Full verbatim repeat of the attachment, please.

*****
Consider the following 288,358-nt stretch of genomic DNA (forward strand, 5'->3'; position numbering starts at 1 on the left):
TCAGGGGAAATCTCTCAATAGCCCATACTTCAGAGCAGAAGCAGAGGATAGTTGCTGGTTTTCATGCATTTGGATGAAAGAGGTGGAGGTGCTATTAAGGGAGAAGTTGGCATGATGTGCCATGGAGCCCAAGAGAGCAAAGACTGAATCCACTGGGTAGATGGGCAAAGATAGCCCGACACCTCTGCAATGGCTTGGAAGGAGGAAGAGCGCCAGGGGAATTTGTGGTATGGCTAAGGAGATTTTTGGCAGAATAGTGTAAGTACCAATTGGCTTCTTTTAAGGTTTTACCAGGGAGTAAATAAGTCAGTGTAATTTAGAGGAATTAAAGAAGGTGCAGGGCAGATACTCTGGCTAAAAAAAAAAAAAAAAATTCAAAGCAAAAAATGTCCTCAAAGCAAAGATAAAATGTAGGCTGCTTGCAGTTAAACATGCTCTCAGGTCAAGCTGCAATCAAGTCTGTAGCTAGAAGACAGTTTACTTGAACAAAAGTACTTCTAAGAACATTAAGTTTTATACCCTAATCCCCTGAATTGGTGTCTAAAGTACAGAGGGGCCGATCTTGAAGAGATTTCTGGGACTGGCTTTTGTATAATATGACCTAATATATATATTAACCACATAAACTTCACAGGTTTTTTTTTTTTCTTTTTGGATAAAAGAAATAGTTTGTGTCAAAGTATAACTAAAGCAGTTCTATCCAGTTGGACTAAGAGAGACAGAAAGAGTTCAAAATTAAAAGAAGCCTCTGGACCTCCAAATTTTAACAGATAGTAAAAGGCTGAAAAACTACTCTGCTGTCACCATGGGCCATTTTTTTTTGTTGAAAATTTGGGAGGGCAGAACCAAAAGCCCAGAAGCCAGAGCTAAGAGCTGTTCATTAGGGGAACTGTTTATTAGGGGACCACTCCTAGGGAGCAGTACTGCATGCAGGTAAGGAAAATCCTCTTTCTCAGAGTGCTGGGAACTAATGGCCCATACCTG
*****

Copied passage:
Consider the following 288,358-nt stretch of genomic DNA (forward strand, 5'->3'; position numbering starts at 1 on the left):
TCAGGGGAAATCTCTCAATAGCCCATACTTCAGAGCAGAAGCAGAGGATAGTTGCTGGTTTTCATGCATTTGGATGAAAGAGGTGGAGGTGCTATTAAGGGAGAAGTTGGCATGATGTGCCATGGAGCCCAAGAGAGCAAAGACTGAATCCACTGGGTAGATGGGCAAAGATAGCCCGACACCTCTGCAATGGCTTGGAAGGAGGAAGAGCGCCAGGGGAATTTGTGGTATGGCTAAGGAGATTTTTGGCAGAATAGTGTAAGTACCAATTGGCTTCTTTTAAGGTTTTACCAGGGAGTAAATAAGTCAGTGTAATTTAGAGGAATTAAAGAAGGTGCAGGGCAGATACTCTGGCTAAAAAAAAAAAAAAAAATTCAAAGCAAAAAATGTCCTCAAAGCAAAGATAAAATGTAGGCTGCTTGCAGTTAAACATGCTCTCAGGTCAAGCTGCAATCAAGTCTGTAGCTAGAAGACAGTTTACTTGAACAAAAGTACTTCTAAGAACATTAAGTTTTATACCCTAATCCCCTGAATTGGTGTCTAAAGTACAGAGGGGCCGATCTTGAAGAGATTTCTGGGACTGGCTTTTGTATAATATGACCTAATATATATATTAACCACATAAACTTCACAGGTTTTTTTTTTTTCTTTTTGGATAAAAGAAATAGTTTGTGTCAAAGTATAACTAAAGCAGTTCTATCCAGTTGGACTAAGAGAGACAGAAAGAGTTCAAAATTAAAAGAAGCCTCTGGACCTCCAAATTTTAACAGATAGTAAAAGGCTGAAAAACTACTCTGCTGTCACCATGGGCCATTTTTTTTTGTTGAAAATTTGGGAGGGCAGAACCAAAAGCCCAGAAGCCAGAGCTAAGAGCTGTTCATTAGGGGAACTGTTTATTAGGGGACCACTCCTAGGGAGCAGTACTGCATGCAGGTAAGGAAAATCCTCTTTCTCAGAGTGCTGGGAACTAATGGCCCATACCTG